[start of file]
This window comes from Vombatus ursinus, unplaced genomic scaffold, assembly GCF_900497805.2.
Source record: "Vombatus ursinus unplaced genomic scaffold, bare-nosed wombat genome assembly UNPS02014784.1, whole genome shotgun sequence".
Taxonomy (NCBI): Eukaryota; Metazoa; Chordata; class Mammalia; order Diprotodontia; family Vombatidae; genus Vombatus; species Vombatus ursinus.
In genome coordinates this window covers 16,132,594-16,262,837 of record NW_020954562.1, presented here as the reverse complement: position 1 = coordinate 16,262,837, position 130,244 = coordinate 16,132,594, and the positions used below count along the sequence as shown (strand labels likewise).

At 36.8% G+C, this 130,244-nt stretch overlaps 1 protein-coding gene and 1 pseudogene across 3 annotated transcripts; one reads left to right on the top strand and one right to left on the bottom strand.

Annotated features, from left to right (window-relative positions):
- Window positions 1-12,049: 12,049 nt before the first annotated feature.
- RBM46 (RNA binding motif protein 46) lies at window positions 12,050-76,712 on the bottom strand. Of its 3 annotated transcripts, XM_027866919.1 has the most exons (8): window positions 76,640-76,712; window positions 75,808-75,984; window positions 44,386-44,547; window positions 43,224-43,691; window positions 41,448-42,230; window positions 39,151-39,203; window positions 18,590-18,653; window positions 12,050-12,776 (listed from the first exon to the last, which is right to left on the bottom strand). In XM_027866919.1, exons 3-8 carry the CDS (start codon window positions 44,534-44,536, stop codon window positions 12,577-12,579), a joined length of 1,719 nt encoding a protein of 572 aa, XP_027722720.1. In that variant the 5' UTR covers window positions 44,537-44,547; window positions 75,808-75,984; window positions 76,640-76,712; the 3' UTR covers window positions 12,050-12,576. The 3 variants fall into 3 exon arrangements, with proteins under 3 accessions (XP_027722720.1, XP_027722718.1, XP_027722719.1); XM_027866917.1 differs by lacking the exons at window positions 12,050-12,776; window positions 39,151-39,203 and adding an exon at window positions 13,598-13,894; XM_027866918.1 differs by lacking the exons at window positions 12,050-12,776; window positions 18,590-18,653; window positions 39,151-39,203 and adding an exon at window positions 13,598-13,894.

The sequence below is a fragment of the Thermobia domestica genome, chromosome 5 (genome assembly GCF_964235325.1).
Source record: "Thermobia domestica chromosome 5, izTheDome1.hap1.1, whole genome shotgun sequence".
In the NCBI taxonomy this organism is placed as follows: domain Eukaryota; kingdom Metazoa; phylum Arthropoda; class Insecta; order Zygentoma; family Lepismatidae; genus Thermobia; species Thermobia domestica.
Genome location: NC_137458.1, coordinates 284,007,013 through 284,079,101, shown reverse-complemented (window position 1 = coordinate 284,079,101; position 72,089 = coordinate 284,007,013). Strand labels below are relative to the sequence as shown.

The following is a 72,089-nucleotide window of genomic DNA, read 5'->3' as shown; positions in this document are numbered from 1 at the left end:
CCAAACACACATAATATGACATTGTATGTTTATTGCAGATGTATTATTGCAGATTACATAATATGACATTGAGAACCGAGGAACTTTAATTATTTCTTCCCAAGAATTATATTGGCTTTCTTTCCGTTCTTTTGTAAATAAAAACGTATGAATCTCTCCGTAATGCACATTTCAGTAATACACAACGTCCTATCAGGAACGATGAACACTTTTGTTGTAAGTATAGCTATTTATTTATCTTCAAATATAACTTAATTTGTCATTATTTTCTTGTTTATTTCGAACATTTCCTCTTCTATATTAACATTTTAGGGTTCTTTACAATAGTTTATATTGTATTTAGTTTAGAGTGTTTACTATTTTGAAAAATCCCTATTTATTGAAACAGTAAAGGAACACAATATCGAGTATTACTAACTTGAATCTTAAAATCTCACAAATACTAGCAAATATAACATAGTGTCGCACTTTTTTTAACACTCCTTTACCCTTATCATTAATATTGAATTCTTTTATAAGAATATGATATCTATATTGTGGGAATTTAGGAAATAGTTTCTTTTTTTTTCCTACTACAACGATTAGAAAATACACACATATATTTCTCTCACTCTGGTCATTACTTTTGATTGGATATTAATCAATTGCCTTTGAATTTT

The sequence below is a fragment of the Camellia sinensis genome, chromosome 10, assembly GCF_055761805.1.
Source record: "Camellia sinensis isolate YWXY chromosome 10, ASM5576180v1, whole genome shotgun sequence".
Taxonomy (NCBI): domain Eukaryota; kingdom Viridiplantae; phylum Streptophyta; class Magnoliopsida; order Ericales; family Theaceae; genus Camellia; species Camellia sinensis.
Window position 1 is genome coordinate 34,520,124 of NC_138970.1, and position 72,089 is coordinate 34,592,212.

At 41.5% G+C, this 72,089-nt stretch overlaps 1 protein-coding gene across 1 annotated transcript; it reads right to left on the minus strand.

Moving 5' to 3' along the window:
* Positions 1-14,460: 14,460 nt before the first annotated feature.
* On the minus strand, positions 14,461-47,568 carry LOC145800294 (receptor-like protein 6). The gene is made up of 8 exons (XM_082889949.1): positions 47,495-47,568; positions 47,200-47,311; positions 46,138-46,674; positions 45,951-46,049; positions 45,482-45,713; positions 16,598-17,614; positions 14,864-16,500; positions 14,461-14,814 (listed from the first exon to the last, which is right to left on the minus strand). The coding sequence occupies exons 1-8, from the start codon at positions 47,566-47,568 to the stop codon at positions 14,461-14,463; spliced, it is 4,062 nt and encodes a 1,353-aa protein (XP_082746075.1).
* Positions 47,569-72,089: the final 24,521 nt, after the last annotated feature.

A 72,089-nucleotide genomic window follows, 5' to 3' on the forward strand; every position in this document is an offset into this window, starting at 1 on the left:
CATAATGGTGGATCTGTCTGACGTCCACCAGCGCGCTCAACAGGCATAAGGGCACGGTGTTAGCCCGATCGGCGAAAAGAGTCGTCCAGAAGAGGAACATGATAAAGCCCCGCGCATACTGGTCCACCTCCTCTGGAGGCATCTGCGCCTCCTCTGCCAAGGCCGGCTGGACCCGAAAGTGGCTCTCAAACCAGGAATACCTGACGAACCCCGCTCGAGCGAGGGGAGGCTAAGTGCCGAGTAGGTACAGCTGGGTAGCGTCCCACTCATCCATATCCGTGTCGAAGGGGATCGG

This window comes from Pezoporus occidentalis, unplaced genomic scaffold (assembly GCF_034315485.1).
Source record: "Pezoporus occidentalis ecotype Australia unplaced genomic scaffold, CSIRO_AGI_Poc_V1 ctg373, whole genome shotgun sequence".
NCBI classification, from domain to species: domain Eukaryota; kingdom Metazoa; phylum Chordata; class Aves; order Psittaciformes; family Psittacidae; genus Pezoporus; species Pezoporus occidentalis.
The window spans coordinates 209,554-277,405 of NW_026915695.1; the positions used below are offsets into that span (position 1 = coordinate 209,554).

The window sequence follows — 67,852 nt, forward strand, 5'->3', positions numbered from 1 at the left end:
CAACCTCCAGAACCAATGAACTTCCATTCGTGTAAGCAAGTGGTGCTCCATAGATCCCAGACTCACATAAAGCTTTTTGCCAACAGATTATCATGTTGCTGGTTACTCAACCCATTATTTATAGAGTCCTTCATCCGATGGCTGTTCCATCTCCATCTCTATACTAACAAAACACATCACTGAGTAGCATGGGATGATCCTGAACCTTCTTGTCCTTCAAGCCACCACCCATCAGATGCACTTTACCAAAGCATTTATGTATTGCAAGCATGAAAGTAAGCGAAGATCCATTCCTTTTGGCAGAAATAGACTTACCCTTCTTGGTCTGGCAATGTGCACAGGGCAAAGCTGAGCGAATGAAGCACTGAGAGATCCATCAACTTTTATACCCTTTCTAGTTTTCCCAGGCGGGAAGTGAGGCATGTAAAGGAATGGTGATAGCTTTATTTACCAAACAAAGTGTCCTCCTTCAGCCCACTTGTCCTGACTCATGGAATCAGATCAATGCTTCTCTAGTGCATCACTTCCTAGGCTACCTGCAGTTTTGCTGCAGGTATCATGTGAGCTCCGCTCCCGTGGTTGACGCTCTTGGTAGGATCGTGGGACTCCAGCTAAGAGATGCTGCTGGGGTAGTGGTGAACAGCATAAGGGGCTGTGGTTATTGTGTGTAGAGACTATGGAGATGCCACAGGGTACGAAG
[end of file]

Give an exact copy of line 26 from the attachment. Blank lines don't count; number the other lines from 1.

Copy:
This window comes from Pezoporus occidentalis, unplaced genomic scaffold (assembly GCF_034315485.1).